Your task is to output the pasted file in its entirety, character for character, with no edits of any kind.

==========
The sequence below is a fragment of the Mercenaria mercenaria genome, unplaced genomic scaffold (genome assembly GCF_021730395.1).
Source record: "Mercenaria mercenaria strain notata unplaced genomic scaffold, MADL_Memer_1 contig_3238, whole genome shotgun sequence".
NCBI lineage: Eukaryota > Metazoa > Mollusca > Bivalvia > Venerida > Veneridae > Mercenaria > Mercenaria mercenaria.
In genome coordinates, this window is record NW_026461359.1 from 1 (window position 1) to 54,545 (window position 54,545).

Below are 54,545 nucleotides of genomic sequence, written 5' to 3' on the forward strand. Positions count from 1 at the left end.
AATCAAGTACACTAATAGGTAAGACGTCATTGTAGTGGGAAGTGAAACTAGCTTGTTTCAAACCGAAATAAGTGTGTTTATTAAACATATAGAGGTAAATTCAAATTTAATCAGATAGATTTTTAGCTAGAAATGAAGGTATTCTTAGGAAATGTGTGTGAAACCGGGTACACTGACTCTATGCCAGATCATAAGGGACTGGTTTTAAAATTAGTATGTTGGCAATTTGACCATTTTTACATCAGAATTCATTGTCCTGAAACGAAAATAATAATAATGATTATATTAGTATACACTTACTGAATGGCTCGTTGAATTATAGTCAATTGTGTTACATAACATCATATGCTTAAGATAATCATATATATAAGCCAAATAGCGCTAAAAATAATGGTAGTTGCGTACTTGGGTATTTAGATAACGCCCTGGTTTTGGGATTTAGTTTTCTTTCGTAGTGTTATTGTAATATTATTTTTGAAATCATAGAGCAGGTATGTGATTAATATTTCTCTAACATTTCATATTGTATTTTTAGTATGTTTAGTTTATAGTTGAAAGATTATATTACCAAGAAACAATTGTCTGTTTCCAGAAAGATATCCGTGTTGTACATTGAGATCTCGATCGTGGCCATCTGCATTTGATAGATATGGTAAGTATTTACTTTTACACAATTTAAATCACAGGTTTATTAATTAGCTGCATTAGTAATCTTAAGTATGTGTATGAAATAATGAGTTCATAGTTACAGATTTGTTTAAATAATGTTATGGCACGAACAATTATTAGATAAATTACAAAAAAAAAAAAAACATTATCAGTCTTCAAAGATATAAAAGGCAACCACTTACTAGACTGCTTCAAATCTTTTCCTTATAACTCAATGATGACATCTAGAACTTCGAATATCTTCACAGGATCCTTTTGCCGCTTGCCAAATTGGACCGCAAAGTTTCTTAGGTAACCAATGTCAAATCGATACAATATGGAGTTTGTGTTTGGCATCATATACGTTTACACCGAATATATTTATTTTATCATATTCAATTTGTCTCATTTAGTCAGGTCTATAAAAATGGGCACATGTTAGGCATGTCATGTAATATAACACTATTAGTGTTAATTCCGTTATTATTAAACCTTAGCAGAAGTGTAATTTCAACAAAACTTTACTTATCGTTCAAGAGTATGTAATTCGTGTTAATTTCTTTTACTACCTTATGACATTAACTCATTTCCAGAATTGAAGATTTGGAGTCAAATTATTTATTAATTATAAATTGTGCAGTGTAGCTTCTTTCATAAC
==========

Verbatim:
The sequence below is a fragment of the Mercenaria mercenaria genome, unplaced genomic scaffold (genome assembly GCF_021730395.1).
Source record: "Mercenaria mercenaria strain notata unplaced genomic scaffold, MADL_Memer_1 contig_3238, whole genome shotgun sequence".
NCBI lineage: Eukaryota > Metazoa > Mollusca > Bivalvia > Venerida > Veneridae > Mercenaria > Mercenaria mercenaria.
In genome coordinates, this window is record NW_026461359.1 from 1 (window position 1) to 54,545 (window position 54,545).

Below are 54,545 nucleotides of genomic sequence, written 5' to 3' on the forward strand. Positions count from 1 at the left end.
AATCAAGTACACTAATAGGTAAGACGTCATTGTAGTGGGAAGTGAAACTAGCTTGTTTCAAACCGAAATAAGTGTGTTTATTAAACATATAGAGGTAAATTCAAATTTAATCAGATAGATTTTTAGCTAGAAATGAAGGTATTCTTAGGAAATGTGTGTGAAACCGGGTACACTGACTCTATGCCAGATCATAAGGGACTGGTTTTAAAATTAGTATGTTGGCAATTTGACCATTTTTACATCAGAATTCATTGTCCTGAAACGAAAATAATAATAATGATTATATTAGTATACACTTACTGAATGGCTCGTTGAATTATAGTCAATTGTGTTACATAACATCATATGCTTAAGATAATCATATATATAAGCCAAATAGCGCTAAAAATAATGGTAGTTGCGTACTTGGGTATTTAGATAACGCCCTGGTTTTGGGATTTAGTTTTCTTTCGTAGTGTTATTGTAATATTATTTTTGAAATCATAGAGCAGGTATGTGATTAATATTTCTCTAACATTTCATATTGTATTTTTAGTATGTTTAGTTTATAGTTGAAAGATTATATTACCAAGAAACAATTGTCTGTTTCCAGAAAGATATCCGTGTTGTACATTGAGATCTCGATCGTGGCCATCTGCATTTGATAGATATGGTAAGTATTTACTTTTACACAATTTAAATCACAGGTTTATTAATTAGCTGCATTAGTAATCTTAAGTATGTGTATGAAATAATGAGTTCATAGTTACAGATTTGTTTAAATAATGTTATGGCACGAACAATTATTAGATAAATTACAAAAAAAAAAAAAACATTATCAGTCTTCAAAGATATAAAAGGCAACCACTTACTAGACTGCTTCAAATCTTTTCCTTATAACTCAATGATGACATCTAGAACTTCGAATATCTTCACAGGATCCTTTTGCCGCTTGCCAAATTGGACCGCAAAGTTTCTTAGGTAACCAATGTCAAATCGATACAATATGGAGTTTGTGTTTGGCATCATATACGTTTACACCGAATATATTTATTTTATCATATTCAATTTGTCTCATTTAGTCAGGTCTATAAAAATGGGCACATGTTAGGCATGTCATGTAATATAACACTATTAGTGTTAATTCCGTTATTATTAAACCTTAGCAGAAGTGTAATTTCAACAAAACTTTACTTATCGTTCAAGAGTATGTAATTCGTGTTAATTTCTTTTACTACCTTATGACATTAACTCATTTCCAGAATTGAAGATTTGGAGTCAAATTATTTATTAATTATAAATTGTGCAGTGTAGCTTCTTTCATAAC